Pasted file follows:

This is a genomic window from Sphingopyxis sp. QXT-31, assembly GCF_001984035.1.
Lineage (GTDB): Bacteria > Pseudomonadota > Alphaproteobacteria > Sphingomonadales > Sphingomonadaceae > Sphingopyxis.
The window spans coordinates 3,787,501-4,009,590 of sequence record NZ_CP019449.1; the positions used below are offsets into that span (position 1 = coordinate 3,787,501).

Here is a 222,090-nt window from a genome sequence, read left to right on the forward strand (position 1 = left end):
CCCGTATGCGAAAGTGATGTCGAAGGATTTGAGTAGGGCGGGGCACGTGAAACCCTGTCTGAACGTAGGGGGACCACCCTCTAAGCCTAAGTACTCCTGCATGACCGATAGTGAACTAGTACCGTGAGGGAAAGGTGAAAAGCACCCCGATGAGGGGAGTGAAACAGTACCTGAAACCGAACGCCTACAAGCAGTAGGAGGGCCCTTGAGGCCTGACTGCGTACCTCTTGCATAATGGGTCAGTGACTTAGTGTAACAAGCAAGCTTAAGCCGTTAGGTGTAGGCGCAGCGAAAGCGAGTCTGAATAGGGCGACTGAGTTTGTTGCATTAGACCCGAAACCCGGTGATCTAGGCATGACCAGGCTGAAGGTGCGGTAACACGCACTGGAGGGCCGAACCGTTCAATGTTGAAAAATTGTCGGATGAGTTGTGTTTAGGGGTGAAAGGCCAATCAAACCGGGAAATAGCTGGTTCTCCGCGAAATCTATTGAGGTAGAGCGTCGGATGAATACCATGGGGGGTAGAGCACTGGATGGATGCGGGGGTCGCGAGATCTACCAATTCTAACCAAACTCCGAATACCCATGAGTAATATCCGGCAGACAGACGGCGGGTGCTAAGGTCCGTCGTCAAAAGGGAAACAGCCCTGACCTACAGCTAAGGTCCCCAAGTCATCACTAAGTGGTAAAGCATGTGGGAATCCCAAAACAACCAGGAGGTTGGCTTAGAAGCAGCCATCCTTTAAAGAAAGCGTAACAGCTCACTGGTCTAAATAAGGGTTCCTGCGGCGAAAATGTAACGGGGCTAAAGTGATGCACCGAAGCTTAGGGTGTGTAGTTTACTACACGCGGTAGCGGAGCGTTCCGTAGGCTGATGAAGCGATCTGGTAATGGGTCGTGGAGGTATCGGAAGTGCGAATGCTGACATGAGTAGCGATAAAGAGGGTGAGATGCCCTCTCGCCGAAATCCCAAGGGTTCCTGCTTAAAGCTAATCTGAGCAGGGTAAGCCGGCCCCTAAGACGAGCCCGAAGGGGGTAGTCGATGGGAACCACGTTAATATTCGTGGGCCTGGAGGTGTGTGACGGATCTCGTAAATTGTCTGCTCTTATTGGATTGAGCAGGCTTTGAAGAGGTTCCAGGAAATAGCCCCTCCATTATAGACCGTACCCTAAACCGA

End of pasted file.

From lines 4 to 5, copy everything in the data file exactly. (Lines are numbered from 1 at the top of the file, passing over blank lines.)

Here is a 222,090-nt window from a genome sequence, read left to right on the forward strand (position 1 = left end):
CCCGTATGCGAAAGTGATGTCGAAGGATTTGAGTAGGGCGGGGCACGTGAAACCCTGTCTGAACGTAGGGGGACCACCCTCTAAGCCTAAGTACTCCTGCATGACCGATAGTGAACTAGTACCGTGAGGGAAAGGTGAAAAGCACCCCGATGAGGGGAGTGAAACAGTACCTGAAACCGAACGCCTACAAGCAGTAGGAGGGCCCTTGAGGCCTGACTGCGTACCTCTTGCATAATGGGTCAGTGACTTAGTGTAACAAGCAAGCTTAAGCCGTTAGGTGTAGGCGCAGCGAAAGCGAGTCTGAATAGGGCGACTGAGTTTGTTGCATTAGACCCGAAACCCGGTGATCTAGGCATGACCAGGCTGAAGGTGCGGTAACACGCACTGGAGGGCCGAACCGTTCAATGTTGAAAAATTGTCGGATGAGTTGTGTTTAGGGGTGAAAGGCCAATCAAACCGGGAAATAGCTGGTTCTCCGCGAAATCTATTGAGGTAGAGCGTCGGATGAATACCATGGGGGGTAGAGCACTGGATGGATGCGGGGGTCGCGAGATCTACCAATTCTAACCAAACTCCGAATACCCATGAGTAATATCCGGCAGACAGACGGCGGGTGCTAAGGTCCGTCGTCAAAAGGGAAACAGCCCTGACCTACAGCTAAGGTCCCCAAGTCATCACTAAGTGGTAAAGCATGTGGGAATCCCAAAACAACCAGGAGGTTGGCTTAGAAGCAGCCATCCTTTAAAGAAAGCGTAACAGCTCACTGGTCTAAATAAGGGTTCCTGCGGCGAAAATGTAACGGGGCTAAAGTGATGCACCGAAGCTTAGGGTGTGTAGTTTACTACACGCGGTAGCGGAGCGTTCCGTAGGCTGATGAAGCGATCTGGTAATGGGTCGTGGAGGTATCGGAAGTGCGAATGCTGACATGAGTAGCGATAAAGAGGGTGAGATGCCCTCTCGCCGAAATCCCAAGGGTTCCTGCTTAAAGCTAATCTGAGCAGGGTAAGCCGGCCCCTAAGACGAGCCCGAAGGGGGTAGTCGATGGGAACCACGTTAATATTCGTGGGCCTGGAGGTGTGTGACGGATCTCGTAAATTGTCTGCTCTTATTGGATTGAGCAGGCTTTGAAGAGGTTCCAGGAAATAGCCCCTCCATTATAGACCGTACCCTAAACCGA